FRAMINGHAM (01/06/2004) - An US$860 million IT services contract awarded last August by the U.S. Department of Housing and Urban Development to Electronic Data Systems Corp. should be revoked and rebid because errors were made in the bid award process, according to an audit by the U.S. General Accounting Office.
In a 12-page recommendation released last month, the GAO ruled on a complaint that had been filed by Orlando-based Lockheed Martin Information Systems (LMIS), which held the previous HUD IT services contract. LMIS, which since the complaint filing has been renamed Lockheed Martin Simulation, Training and Support (LMSTS), alleged that HUD misevaluated the business proposals from the two companies and "made an irrational source selection decision," according to the GAO.
HUD had put out a request for proposals for IT services, including information processing, telecommunications, storage, maintenance, upgrading, backup and operation of all computer hardware, and systems management for an initial period of one year, with nine one-year options.
"We find that, because of the errors in the agency's source selection decision discussed above, there is no basis to find that the award determination in favor of EDS at a cost premium of (amount deleted by GAO auditors) is supported by the record. Accordingly, we recommend that the agency reopen the acquisition and engage in discussions, obtain revised proposals, evaluate those proposals consistent with our findings (being sure to apply a consistent standard in evaluating the two proposals) and make a new award determination."
The GAO recommended that the EDS contract be terminated if the Plano, Texas-based company fails to be judged as offering the best deal after a second bid review process.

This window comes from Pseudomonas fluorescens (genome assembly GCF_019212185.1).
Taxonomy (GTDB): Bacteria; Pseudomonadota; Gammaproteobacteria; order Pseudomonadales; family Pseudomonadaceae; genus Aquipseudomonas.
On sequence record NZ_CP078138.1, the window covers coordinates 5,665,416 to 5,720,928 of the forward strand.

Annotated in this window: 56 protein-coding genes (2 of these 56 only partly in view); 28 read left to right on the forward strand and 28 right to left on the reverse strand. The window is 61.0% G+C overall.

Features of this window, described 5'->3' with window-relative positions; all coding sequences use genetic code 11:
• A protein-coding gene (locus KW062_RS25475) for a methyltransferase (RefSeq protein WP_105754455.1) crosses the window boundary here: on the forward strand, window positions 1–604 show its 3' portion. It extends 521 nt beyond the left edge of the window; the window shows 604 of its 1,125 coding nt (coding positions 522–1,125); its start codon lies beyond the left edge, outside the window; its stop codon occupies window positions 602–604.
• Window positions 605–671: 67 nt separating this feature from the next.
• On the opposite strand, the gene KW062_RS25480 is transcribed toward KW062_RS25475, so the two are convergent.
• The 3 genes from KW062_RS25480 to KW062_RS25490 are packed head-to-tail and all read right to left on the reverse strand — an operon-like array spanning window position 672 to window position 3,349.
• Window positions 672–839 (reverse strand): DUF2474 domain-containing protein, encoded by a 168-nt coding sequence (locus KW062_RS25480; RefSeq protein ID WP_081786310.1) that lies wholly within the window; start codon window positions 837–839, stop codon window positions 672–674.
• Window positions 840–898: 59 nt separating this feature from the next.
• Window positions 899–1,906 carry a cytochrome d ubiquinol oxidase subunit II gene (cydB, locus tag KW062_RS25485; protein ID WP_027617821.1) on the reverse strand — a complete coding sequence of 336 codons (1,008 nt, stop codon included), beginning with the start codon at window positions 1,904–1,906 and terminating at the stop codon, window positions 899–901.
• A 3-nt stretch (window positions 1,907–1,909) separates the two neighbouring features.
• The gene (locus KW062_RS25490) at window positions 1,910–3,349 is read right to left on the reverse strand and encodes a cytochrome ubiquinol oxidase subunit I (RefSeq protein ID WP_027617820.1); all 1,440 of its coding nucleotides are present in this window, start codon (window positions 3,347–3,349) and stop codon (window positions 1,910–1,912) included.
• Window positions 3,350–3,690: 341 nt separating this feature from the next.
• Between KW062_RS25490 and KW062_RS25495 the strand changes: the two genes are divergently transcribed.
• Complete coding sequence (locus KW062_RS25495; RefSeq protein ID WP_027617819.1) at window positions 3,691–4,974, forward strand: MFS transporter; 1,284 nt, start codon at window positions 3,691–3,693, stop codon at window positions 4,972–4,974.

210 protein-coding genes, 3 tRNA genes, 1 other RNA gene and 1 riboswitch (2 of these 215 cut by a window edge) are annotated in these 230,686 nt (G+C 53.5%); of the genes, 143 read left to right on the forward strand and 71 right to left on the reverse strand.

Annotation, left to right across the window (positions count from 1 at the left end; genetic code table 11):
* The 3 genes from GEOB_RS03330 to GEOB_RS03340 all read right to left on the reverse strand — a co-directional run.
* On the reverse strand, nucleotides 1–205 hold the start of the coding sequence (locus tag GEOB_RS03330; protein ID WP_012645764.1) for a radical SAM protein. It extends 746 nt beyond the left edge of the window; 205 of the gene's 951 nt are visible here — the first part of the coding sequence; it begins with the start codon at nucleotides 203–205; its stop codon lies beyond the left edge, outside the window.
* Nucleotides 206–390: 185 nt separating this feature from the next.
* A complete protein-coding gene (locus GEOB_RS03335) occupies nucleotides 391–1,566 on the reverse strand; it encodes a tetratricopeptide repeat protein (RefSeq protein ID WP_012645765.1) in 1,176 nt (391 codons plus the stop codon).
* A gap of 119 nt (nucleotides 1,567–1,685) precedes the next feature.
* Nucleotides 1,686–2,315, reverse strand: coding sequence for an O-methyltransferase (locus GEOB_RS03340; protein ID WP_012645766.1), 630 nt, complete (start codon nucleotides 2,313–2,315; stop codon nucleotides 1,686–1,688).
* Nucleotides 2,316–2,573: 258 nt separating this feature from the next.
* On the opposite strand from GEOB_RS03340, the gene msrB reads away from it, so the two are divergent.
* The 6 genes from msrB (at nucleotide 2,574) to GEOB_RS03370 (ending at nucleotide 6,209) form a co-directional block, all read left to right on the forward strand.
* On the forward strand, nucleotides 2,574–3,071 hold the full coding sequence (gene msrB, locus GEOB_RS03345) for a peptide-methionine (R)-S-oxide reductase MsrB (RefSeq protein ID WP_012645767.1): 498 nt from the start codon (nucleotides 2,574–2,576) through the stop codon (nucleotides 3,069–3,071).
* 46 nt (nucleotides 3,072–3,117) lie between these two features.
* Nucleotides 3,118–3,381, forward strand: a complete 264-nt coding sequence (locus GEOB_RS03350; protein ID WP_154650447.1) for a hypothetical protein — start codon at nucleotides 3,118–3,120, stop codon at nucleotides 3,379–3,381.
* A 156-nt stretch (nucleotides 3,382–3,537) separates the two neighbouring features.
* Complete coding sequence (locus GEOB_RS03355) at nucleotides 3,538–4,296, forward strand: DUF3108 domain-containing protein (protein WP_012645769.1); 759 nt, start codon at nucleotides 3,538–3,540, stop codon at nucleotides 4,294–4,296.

Nettie Johnson, a spokeswoman for LMSTS, said her company is satisfied with the GAO ruling. "The GAO has recommended that HUD reopen the acquisition, obtain revised proposals from Lockheed Martin and EDS, re-evaluate the revised proposals and make a new award decision. We are hopeful that HUD will fully implement GAO's recommendations in order to ensure the integrity of the process and make the best value decision for customers and taxpayers."
Kevin Clarke, a spokesman for EDS's federal government group, said that his company has been working to transition HUD's IT systems to EDS since August and that the process is expected to be completed next month. "We remain confident that our solution will remain the best option for HUD," Clarke said. EDS will continue to provide services until the matter is resolved, he said.
The GAO report was critical of the EDS contract award on several counts.
"The record reflects numerous instances where the agency either unreasonably reached conclusions relating to the EDS offer in light of the language included in the proposal (for example, in the areas of single sign-on access and the provision of Oracle database software), or apparently failed to thoroughly evaluate the proposals critically, and in a manner that would have revealed inconsistencies or deficiencies in what was being offered," the report said.
"We find the agency's conclusions troubling in light of its evaluation of the LMIS proposal," the GAO said.